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Reader’s report: Flying with an in-cabin dog on a Sun Country 737-800

I don’t fly on Sun Country, so I was delighted when reader Bev sent me an e-mail (with photos!) about a couple of recent trips she took with her Shih Tzu on two Sun Country 737s (one an -800 series, and the other either an -800 or a -700 series). Since she didn’t have a tape measure with her (and who, besides me, does?), Bev cleverly measured the available under-seat space with her feet and a laptop case.

She told me that her Shih Tzu traveled in a medium Sherpa carrier, which she oriented front-to-back (not left-to-right) under the seat in front of her. A medium Sherpa carrier is 17″ long, 11″ wide, and 10.5″ tall. She sat in a middle seat, since Sun Country does not allow in-cabin dogs under aisle seats. She measured the width of the under-seat space using her feet:

“There was about 4″ on the left side of the carrier to the leg of the seat (enough for my shoe), then maybe 3″ on the right side (tight fit for my shoe). The front of the bag did stick out a couple of inches but not enough to create a problem.”

View showing space on either side of a medium Sherpa carrier

And the height? On her first flight, she observed that “the top of the carrier had maybe a 1/2″ inch to spare but I wouldn’t say for sure. I did not have to force it so there was some space to be able to slide it in.” On her return flight, she propped a 13″ laptop case up next to her dog’s carrier, and decided that the available space is “probably 9.5 or 10″ high.”

Bev noted that “the carrier has to be tilted to get it into position under the seat,” and on the return trip she noticed an obstruction under the seat. She wasn’t sure what it was, but her guess (and mine) is that it’s a container for a flotation device. Since Sherpa bags have pretty rigid ends, but flexible tops, that makes sense to me — she’d have to tilt the rigid end under the flotation device to get the carrier past it, then the top of the carrier would flex to fit around the container.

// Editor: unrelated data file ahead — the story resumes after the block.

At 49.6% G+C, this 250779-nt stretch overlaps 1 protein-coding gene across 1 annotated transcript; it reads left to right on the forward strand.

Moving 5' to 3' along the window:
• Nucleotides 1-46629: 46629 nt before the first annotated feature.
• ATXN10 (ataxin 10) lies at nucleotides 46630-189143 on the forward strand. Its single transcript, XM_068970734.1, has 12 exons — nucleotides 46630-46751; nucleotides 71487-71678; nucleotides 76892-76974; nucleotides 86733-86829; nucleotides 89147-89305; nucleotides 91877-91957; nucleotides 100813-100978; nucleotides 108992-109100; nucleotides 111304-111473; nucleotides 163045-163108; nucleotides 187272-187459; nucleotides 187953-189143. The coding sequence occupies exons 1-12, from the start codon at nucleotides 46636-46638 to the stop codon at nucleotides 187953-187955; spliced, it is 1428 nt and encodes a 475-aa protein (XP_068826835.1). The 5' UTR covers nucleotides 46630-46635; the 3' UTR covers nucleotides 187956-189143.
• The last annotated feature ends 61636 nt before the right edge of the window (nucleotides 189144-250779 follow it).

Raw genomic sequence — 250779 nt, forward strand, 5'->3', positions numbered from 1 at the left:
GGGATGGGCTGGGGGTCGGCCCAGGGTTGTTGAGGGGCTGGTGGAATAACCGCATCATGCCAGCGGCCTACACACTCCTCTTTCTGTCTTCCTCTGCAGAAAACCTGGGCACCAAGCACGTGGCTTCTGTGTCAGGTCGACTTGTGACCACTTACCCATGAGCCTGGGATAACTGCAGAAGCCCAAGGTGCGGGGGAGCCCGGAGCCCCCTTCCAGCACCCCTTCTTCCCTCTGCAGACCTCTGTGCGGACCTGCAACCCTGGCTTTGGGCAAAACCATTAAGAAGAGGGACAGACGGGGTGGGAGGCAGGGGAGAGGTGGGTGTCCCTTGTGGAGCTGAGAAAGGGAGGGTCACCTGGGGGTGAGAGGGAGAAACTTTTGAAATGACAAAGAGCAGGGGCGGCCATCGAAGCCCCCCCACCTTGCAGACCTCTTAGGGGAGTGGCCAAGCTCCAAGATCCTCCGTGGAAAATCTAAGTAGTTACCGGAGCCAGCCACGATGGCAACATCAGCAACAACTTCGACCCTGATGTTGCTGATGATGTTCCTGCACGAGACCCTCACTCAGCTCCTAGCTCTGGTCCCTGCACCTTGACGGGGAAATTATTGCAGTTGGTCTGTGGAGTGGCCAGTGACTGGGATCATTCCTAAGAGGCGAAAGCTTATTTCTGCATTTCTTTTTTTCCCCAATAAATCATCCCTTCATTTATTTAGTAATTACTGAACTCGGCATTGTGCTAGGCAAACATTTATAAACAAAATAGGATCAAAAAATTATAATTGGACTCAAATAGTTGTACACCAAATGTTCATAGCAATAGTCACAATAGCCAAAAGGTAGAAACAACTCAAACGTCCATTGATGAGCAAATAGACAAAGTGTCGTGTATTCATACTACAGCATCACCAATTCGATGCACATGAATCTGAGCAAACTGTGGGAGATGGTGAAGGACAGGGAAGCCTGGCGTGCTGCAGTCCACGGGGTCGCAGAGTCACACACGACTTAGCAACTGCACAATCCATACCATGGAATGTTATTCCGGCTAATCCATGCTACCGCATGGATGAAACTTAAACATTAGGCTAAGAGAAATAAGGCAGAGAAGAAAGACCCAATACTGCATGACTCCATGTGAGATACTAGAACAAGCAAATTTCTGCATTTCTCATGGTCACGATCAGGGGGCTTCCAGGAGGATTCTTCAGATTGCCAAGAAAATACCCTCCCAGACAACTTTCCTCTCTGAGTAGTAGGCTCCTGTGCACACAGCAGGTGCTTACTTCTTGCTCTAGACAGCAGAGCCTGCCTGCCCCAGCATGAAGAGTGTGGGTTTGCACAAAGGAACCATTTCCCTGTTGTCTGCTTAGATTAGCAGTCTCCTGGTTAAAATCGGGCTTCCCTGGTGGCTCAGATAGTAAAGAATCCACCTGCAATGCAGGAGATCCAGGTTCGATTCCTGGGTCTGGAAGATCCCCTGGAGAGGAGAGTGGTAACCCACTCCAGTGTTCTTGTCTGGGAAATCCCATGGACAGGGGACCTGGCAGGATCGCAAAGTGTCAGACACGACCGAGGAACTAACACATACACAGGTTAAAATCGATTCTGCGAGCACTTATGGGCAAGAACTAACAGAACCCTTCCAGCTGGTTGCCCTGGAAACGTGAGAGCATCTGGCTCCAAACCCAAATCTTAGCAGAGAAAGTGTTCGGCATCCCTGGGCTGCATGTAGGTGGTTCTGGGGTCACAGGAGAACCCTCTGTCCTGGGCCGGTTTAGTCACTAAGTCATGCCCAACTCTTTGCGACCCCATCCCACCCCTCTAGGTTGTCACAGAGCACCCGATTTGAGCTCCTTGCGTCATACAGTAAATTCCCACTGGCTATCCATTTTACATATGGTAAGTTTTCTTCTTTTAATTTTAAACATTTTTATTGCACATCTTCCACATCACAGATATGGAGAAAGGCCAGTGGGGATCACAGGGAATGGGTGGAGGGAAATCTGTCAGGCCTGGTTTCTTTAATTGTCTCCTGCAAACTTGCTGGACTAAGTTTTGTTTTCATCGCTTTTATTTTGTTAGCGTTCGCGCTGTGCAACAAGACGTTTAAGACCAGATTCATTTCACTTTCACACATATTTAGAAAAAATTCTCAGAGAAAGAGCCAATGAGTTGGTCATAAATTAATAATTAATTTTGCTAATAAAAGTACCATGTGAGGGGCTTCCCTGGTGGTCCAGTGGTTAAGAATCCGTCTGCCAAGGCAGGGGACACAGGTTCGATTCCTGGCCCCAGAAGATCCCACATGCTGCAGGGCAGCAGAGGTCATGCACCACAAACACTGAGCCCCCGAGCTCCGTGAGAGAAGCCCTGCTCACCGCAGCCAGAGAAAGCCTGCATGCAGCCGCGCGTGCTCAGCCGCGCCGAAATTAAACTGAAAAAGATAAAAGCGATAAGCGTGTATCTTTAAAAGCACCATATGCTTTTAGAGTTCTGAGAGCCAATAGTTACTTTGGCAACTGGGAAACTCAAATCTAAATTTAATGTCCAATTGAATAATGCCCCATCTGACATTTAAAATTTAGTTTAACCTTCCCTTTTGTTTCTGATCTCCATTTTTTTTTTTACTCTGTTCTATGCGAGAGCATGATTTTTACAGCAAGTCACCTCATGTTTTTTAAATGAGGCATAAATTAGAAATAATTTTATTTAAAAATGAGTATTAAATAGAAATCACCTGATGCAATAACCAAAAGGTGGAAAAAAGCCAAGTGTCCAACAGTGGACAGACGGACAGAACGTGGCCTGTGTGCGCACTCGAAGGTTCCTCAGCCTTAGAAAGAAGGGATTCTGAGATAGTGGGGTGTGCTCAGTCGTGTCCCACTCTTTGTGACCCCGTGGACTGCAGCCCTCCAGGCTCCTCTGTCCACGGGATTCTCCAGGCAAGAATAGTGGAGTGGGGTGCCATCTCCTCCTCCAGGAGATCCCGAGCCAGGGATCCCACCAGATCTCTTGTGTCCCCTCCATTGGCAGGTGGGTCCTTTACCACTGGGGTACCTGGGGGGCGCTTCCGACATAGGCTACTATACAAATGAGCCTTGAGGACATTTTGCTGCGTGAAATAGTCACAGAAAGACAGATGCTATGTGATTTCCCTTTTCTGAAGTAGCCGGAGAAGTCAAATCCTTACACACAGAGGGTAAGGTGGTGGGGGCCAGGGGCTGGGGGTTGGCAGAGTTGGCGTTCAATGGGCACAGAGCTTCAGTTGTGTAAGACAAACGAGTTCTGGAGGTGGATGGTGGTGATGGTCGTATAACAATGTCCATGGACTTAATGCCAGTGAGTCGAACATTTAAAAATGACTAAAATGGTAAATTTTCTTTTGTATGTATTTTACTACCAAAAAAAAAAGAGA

It’s likely that Bev couldn’t reach the obstruction to figure out what it was, given how short Sun Country’s pitch is. As Bev said, “I can’t stress enough there is not much room between your seat and the back of the seat in front of you. I could not reach down to the carrier without intruding on the person’s space on either side of me.”

Sun Country has an upper weight limit of 16 lbs., for pet plus carrier, which Bev knew. “At check-in they weighed her inside the carrier at 19.5 lbs, but before I left home I weighed her inside the carrier at 14.5 lbs. She weighs 11 to 14 lbs and the carrier weighs 2.87 lbs. The clerk just marked 19.5 lbs on the slip that is attached to her carrier and no one said anything about being over the 16 lbs.”

Bev sent me a picture of the aisle’s under-seat space, and it looks like it’s very narrow indeed — probably wide enough for Bev’s carrier, oriented front-to-back (so I appreciate her regret that that space isn’t available to in-cabin dogs), but much too narrow for Chloe’s large SturdiBag, oriented left-to-right.

This post is part of an ongoing series recording under-seat measurements of the various planes we fly on. Keep in mind that most domestic and international airlines have rules about the maximum size of in-cabin pet carriers they allow on board (see Dog Jaunt’s handy charts under the “Taking your pet on a plane” tab above).

1 comment

  • Back in May 2015, reader Katherine flew on Sun Country with her dog Robin in a large SturdiBag, and she sent a quick report: “I recently flew on a Sun Country 737 with my small dog Robin in a large Sturdibag and it worked out perfectly! The roof only needed to compress a couple inches (so I’d say the space was 10″ tall) and there were a good five inches on the side for one of my feet. The bag looked like it was sticking far out into my foot space but the base was exactly even with the silver seat support. We were in the window on both flights and the middle seat looked to be about the same but the aisle would have been too tight (and I believe Sun Country doesn’t allow dogs on aisle seats).” There’s more about their flight in her blog post on “Robinventures”: https://robinventures.wordpress.com/2015/05/05/robins-first-flight/ Thanks, Katherine!!

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